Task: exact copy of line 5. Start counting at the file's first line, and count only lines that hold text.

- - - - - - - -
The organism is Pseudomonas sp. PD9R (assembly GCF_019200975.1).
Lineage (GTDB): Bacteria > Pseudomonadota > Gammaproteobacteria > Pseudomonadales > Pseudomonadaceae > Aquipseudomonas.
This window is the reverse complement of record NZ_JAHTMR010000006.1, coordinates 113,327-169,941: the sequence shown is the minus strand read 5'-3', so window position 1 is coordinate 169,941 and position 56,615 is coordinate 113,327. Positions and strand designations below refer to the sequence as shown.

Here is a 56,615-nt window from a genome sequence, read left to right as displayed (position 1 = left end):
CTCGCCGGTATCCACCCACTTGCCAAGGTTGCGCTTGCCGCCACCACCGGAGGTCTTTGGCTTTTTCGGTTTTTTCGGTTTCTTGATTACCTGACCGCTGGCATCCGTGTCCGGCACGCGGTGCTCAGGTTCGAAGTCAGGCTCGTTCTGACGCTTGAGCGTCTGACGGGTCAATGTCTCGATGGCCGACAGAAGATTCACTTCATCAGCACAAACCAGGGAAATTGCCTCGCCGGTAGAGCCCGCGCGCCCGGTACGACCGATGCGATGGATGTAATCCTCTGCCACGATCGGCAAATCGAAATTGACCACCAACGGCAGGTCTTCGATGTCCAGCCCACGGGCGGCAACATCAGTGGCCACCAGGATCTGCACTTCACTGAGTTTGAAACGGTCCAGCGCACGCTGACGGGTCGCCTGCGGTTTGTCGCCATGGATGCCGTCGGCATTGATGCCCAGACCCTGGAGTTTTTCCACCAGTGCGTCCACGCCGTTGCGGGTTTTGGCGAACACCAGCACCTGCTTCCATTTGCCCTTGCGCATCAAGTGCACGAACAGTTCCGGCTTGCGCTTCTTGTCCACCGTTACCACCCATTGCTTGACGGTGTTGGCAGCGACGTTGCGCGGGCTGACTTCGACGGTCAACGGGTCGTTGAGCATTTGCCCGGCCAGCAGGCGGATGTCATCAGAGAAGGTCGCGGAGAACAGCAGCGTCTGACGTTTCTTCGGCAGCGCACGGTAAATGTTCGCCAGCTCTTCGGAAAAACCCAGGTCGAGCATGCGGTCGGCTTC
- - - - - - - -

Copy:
CTCGCCGGTATCCACCCACTTGCCAAGGTTGCGCTTGCCGCCACCACCGGAGGTCTTTGGCTTTTTCGGTTTTTTCGGTTTCTTGATTACCTGACCGCTGGCATCCGTGTCCGGCACGCGGTGCTCAGGTTCGAAGTCAGGCTCGTTCTGACGCTTGAGCGTCTGACGGGTCAATGTCTCGATGGCCGACAGAAGATTCACTTCATCAGCACAAACCAGGGAAATTGCCTCGCCGGTAGAGCCCGCGCGCCCGGTACGACCGATGCGATGGATGTAATCCTCTGCCACGATCGGCAAATCGAAATTGACCACCAACGGCAGGTCTTCGATGTCCAGCCCACGGGCGGCAACATCAGTGGCCACCAGGATCTGCACTTCACTGAGTTTGAAACGGTCCAGCGCACGCTGACGGGTCGCCTGCGGTTTGTCGCCATGGATGCCGTCGGCATTGATGCCCAGACCCTGGAGTTTTTCCACCAGTGCGTCCACGCCGTTGCGGGTTTTGGCGAACACCAGCACCTGCTTCCATTTGCCCTTGCGCATCAAGTGCACGAACAGTTCCGGCTTGCGCTTCTTGTCCACCGTTACCACCCATTGCTTGACGGTGTTGGCAGCGACGTTGCGCGGGCTGACTTCGACGGTCAACGGGTCGTTGAGCATTTGCCCGGCCAGCAGGCGGATGTCATCAGAGAAGGTCGCGGAGAACAGCAGCGTCTGACGTTTCTTCGGCAGCGCACGGTAAATGTTCGCCAGCTCTTCGGAAAAACCCAGGTCGAGCATGCGGTCGGCTTC